54 MIN2018 NOV 26
Comments
Breakthrough! The detection of gravitational waves from a neutron star merger (Free Astronomy Public Lectures)

The rapidly growing world of Indigenous astronomy (Free Astronomy Public Lectures)

Presented by Dr Duane Hamacher and Krystal De Napoli on 1st June 2018. The subject of Indigenous astronomy has skyrocketed in recent years all around the globe. A constant stream of emerging research is changing what we think we know about Aboriginal knowledge systems in Australia and the number of Aboriginal students studying astrophysics is rapidly growing. This lecture will introduce you to one of these students, Kamilaroi woman and astrophysics student Krystal De Napoli, and the research she and Dr Duane Hamacher are conducting with other Aboriginal researchers on topics ranging from Moon haloes, Sun Dogs, and supernovae to the antiquity of deep time oral traditions based on astronomical and geological evidence - even the official naming of Aboriginal stars by the IAU. This talk will explore the many ways in which Indigenous Australians encoded scientific information in their knowledge systems and some of the ways in which they pass this knowledge to successive generations.

68 MIN2018 NOV 21
Comments
The rapidly growing world of Indigenous astronomy (Free Astronomy Public Lectures)

Hidden Features: Discovery space in a reluctant Universe (Free Astronomy Public Lectures)

Presented on 19 October 2018 by Dr Michelle Cluver. The more we learn about the universe, the mosre it tends to surprise us. This is one of the most exciting aspects of science - making unexpected discoveries! In this talk I will present some recent scientific discoveries I have been involved with and discuss why these and other discoveries have us so excited about the Square Kilometre Array Pathfinders, MeerKAT and ASKAP.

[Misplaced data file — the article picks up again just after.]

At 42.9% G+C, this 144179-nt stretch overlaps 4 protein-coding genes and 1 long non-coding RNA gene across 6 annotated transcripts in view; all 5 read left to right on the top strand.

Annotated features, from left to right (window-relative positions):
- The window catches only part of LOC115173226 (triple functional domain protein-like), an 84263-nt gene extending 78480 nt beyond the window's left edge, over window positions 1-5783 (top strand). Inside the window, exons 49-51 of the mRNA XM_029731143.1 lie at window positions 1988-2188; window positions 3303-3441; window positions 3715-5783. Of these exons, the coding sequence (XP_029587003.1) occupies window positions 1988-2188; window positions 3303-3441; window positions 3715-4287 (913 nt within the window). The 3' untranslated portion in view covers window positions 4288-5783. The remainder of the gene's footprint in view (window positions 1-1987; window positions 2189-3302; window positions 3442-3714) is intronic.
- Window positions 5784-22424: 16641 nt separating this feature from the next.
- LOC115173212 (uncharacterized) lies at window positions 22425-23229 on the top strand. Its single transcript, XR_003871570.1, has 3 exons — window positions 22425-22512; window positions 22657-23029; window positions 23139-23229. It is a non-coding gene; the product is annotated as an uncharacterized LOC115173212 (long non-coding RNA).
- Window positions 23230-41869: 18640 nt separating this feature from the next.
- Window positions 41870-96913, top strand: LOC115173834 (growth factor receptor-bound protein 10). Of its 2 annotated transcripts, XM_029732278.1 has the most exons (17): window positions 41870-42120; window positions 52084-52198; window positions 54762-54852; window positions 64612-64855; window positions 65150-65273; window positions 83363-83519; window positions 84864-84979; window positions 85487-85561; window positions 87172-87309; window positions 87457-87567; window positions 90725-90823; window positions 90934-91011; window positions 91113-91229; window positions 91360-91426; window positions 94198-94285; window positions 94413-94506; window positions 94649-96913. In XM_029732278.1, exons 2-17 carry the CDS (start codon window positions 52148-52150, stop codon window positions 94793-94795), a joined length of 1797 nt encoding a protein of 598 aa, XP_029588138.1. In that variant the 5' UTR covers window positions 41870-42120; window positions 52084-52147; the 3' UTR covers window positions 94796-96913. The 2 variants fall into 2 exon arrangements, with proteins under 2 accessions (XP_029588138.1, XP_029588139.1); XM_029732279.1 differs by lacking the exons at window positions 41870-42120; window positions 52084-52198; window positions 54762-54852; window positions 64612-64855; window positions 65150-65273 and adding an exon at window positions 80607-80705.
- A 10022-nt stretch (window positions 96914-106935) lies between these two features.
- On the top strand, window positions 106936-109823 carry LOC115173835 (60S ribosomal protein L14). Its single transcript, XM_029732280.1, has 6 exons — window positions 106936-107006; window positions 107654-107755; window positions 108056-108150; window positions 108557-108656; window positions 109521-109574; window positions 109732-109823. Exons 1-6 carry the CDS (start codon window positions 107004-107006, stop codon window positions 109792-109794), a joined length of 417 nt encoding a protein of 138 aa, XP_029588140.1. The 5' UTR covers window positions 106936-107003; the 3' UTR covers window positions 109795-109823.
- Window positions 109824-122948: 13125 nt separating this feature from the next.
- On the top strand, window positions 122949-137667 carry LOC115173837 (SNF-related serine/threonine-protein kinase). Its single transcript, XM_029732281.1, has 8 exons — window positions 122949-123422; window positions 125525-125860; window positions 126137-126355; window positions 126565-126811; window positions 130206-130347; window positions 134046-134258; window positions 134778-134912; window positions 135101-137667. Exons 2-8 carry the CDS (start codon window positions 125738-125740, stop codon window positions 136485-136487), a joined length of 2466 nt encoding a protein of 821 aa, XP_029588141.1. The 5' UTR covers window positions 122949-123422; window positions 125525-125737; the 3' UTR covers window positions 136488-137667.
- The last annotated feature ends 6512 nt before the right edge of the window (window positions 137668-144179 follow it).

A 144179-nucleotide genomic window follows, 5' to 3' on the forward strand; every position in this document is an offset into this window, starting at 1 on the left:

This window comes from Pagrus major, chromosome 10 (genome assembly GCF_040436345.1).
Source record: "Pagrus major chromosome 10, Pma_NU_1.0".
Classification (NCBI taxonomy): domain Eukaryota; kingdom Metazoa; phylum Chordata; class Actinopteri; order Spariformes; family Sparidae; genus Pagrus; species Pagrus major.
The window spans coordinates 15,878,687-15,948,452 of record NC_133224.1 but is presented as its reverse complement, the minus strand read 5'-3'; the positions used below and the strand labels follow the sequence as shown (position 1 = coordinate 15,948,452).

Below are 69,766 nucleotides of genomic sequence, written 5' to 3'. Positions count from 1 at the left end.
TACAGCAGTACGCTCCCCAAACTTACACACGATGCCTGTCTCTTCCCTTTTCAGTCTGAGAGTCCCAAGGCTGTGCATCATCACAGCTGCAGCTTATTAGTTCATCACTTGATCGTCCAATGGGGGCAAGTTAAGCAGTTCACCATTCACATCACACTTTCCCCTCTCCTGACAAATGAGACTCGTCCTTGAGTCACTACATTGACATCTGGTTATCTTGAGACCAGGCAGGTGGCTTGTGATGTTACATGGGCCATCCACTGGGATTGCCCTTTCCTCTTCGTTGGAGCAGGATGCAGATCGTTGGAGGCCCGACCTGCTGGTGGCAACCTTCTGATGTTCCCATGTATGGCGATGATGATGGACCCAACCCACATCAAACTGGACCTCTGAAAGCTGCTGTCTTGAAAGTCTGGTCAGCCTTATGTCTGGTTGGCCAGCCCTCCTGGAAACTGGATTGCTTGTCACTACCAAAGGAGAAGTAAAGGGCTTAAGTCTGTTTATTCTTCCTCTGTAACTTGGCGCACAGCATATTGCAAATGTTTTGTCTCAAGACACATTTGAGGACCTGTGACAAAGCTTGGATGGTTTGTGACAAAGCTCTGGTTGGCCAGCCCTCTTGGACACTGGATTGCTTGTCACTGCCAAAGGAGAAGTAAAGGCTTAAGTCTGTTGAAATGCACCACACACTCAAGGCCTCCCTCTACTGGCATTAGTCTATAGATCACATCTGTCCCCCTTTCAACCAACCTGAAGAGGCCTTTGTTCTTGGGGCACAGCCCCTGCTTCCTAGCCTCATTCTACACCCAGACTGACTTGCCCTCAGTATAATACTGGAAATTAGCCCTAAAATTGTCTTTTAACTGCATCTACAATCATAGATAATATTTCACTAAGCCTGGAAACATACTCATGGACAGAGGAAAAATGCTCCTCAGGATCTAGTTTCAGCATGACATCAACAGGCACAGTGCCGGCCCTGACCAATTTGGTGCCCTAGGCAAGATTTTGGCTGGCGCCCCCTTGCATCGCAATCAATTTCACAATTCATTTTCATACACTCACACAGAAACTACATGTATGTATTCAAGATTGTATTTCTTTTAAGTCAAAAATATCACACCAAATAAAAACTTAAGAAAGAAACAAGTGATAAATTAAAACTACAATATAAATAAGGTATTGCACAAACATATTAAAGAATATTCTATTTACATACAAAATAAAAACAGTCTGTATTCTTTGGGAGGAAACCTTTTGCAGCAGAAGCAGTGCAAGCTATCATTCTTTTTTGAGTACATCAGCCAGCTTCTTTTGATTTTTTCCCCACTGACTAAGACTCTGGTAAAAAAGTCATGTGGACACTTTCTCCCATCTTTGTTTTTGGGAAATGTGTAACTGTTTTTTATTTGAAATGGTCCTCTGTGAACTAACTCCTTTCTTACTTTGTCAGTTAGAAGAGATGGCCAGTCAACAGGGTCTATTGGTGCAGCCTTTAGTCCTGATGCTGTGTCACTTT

59 MIN2018 OCT 19
Comments
Hidden Features: Discovery space in a reluctant Universe (Free Astronomy Public Lectures)

Deeper, Wider, Faster: Chasing the fastest bursts in the Universe (Free Astronomy Public Lectures)

Presented by Assoc. Prof. Jeff Cooke on 11 May 2018. When you look up a the night sky, it appears static and unchanging. However, a closer look using telescopes finds it to be wildly violent. Objects explode, erupt and burst on all time scales, from millions of years to months to milliseconds. Many of these events have been studies in great detail but the fastest have been the most difficult to catch largely because of the technological limitations. This presentation will discuss these fast bursts and our program to catch them.

63 MIN2018 JUN 11
Comments
Deeper, Wider, Faster: Chasing the fastest bursts in the Universe (Free Astronomy Public Lectures)

Cosmic mirages: seeing dark matter with gravitational lenses (Free Astronomy Public Lectures)

Presented by Prof. Mike Hudson on 16th March 2018. Most of the matter in the Universe is dark matter: an elusive particle that is completely invisible. But we can “see” this matter by studying how it distorts the light from galaxies in the distant Universe, a phenomenon called gravitational lensing. I will give a whirlwind tour of gravitational lensing’s “greatest hits” showing how it can be used as a tool to understand some of the most mysterious things in the Universe: from black holes to the “cosmic web” of dark matter that links galaxies together.

56 MIN2018 MAR 15
Comments